Emergency Supplemental Appropriations Act for Defense, the Global War on Terror, and Tsunami Relief, 2005
(Enrolled as Agreed to or Passed by Both House and Senate)
TITLE II--IMPROVED SECURITY FOR DRIVERS' LICENSES AND PERSONAL IDENTIFICATION CARDS
Today, the U.S. Senate proposes to amend H. R. 3762 to "repeal" additional sections of the Affordable Care Act beyond the sections that the U.S. House proposes to repeal using the budget reconciliation process. The entire law would not be repealed. Budget reconciliation procedures mean the "repeal" is actually a 7-year suspension of various taxes, including the 40% 'Cadillac tax,' zeroing out of the individual and employer mandate penalties (while not repealing the language), ending the risk corridor and reinsurance (corporate welfare/bailout) programs, and phasing out the expansion of Medicaid and taxpayer-funded premium subsidies. If enacted and signed into law, the bill would be a blow to the financial solvency of the law, but would not repeal many ACA provisions which impede on individualized medical decision-making between patients and doctors, such as "value-based" purchasing, Accountable Care Organizations (ACOs), the Independent Payment Advisory Board and the Center for Medicare and Medicaid Innovation. [UPDATED with 20-page Senate amendment on Friday, December 4, 2015]
CCH Freedom has pulled together a list of much of the health care spending in omnibus bill under consideration by Congress. The HHS Appropriations Act within the 1,603 page bill includes funding for Obamacare, plus much much more. The spending begins on page 834.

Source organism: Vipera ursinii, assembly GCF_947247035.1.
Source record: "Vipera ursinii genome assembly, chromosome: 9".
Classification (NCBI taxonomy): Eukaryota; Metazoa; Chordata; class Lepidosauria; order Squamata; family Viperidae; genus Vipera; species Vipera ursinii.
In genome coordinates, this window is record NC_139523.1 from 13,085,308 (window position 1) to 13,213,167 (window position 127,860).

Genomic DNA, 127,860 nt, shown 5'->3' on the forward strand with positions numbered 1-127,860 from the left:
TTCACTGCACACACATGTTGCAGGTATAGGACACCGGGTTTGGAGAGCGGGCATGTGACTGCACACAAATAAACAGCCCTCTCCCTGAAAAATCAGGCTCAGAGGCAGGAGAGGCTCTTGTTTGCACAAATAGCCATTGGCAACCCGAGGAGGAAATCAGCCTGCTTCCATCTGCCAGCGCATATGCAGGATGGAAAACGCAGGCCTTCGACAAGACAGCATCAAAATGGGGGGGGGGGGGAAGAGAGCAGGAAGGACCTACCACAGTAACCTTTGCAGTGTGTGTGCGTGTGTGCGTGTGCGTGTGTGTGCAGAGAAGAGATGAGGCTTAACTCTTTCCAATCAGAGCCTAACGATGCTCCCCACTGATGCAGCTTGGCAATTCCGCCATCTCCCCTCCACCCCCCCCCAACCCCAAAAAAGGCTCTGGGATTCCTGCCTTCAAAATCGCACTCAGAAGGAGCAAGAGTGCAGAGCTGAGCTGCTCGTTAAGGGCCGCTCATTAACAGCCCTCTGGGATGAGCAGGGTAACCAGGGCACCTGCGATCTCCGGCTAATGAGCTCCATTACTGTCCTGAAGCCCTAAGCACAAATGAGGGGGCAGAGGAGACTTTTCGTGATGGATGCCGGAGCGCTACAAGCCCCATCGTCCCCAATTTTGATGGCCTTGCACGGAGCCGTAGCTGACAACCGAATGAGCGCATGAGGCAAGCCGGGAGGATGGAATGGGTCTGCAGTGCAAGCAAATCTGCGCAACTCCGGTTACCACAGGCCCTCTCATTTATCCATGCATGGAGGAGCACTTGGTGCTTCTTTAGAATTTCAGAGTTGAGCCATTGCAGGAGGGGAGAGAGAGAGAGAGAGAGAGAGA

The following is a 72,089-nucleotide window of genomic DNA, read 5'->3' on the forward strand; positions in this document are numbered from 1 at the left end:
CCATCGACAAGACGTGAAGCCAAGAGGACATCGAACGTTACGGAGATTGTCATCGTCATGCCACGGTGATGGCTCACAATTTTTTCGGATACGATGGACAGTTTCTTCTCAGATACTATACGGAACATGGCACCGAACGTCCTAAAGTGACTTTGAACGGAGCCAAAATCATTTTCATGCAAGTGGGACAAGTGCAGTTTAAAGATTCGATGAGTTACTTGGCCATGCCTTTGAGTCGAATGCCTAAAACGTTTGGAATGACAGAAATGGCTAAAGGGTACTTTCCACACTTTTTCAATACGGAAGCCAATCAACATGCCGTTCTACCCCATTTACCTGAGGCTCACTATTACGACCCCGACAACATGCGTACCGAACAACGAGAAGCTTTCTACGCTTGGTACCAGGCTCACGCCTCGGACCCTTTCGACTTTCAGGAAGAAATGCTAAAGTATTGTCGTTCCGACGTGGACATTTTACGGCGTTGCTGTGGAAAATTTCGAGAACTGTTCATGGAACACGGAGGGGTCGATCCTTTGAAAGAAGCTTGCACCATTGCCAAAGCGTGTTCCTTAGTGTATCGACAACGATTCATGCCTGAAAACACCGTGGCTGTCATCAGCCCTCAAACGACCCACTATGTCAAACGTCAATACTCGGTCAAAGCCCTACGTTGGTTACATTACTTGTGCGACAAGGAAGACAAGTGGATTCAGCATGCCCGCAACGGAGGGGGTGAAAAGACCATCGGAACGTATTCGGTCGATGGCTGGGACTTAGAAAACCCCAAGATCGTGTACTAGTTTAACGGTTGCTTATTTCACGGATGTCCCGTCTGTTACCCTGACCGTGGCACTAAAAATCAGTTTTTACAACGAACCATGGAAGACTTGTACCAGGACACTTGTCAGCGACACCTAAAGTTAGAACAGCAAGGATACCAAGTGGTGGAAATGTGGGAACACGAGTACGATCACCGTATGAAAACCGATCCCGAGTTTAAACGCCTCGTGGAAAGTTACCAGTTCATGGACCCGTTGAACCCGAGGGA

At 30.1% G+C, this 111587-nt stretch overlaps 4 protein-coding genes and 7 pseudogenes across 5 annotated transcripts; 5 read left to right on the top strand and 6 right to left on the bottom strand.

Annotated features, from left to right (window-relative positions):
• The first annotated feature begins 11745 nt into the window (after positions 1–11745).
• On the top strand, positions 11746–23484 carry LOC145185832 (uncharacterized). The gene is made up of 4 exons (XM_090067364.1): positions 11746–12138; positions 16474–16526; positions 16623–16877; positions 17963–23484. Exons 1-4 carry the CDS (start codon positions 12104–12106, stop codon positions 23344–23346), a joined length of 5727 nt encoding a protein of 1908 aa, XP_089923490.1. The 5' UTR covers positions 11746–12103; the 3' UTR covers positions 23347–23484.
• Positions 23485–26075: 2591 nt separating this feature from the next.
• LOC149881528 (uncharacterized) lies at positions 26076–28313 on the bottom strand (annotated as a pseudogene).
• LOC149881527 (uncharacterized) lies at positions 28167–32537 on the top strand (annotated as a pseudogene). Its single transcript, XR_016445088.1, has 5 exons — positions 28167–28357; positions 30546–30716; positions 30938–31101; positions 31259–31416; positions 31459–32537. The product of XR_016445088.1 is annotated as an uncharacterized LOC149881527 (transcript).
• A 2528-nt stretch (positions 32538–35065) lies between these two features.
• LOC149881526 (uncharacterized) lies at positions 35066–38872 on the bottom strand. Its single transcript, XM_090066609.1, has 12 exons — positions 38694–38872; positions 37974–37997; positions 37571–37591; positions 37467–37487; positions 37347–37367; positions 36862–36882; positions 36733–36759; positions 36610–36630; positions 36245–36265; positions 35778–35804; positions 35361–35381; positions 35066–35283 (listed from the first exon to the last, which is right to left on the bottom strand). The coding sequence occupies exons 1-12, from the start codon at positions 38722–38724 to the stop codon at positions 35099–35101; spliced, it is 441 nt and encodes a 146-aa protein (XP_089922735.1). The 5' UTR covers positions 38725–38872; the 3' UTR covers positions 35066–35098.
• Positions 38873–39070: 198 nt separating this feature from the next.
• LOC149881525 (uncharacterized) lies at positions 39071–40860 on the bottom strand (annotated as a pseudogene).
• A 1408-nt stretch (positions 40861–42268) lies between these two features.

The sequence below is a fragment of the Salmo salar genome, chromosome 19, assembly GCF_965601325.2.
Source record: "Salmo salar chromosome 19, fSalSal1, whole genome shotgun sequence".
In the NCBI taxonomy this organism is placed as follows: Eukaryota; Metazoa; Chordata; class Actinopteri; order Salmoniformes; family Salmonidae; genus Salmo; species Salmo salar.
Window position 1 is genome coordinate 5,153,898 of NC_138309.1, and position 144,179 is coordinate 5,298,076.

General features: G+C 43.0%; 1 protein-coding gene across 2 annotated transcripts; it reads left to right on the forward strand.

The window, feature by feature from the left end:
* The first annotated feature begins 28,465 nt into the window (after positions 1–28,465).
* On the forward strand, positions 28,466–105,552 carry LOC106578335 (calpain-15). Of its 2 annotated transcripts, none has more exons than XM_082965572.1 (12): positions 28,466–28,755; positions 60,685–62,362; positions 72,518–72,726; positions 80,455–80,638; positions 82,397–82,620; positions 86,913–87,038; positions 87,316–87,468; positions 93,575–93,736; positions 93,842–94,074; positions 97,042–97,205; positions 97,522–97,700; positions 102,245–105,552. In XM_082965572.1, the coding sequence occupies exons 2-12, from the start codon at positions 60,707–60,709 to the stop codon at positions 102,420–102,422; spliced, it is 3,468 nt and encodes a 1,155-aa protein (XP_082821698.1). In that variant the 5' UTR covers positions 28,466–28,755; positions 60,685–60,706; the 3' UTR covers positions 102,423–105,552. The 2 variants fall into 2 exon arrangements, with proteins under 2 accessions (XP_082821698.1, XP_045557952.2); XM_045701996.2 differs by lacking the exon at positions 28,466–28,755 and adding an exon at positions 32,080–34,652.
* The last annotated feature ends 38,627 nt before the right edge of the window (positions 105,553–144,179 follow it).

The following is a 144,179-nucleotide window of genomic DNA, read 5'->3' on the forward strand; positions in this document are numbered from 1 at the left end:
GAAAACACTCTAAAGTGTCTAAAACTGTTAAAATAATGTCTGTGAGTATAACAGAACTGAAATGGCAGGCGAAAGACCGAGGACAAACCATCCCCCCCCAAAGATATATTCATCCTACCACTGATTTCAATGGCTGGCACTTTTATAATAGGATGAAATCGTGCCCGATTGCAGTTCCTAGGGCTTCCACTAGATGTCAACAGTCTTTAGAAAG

The District Court ruling on the legality of issuing Obamacare premium subsidies to federal exchange enrollees finds:
. . “An agency’s rule- making power is not ‘the power to make law,’ it is only the ‘power to adopt regulations to carry into effect the will of Congress as expressed by the statute.’' . . .
The court holds that the IRS Rule is arbitrary, capricious, an abuse of discretion or otherwise not in accordance with law . . .
This 3-page document provides the specific parts of the ACA that require national registration of individual and employer compliance with the health reform law's mandate to purchase health insurance. These sections of law specifically require reporting of name, social security numbers, employer ID numbers and other information required by the Secretary.
The Health Information Technology for Economic and Clinical Health Act (HITECH) is embedded within the recovery act and it provides 27 billion dollars to implement the National Health Information Network. It requires doctors to use interoperable electronic medical records or face financial penalties.
The American Recovery and Reinvestment Act (ARRA) enacted comparative effective research, which is likely to lead to the rationing of healthcare services. In addition, the Health Information Technology for Economic and Clinical Health Act (HITECH) embedded within the recovery act provides 27 billion dollars to implement the National Health Information Network and requires doctors to use interoperable electronic medical records or face financial penalties.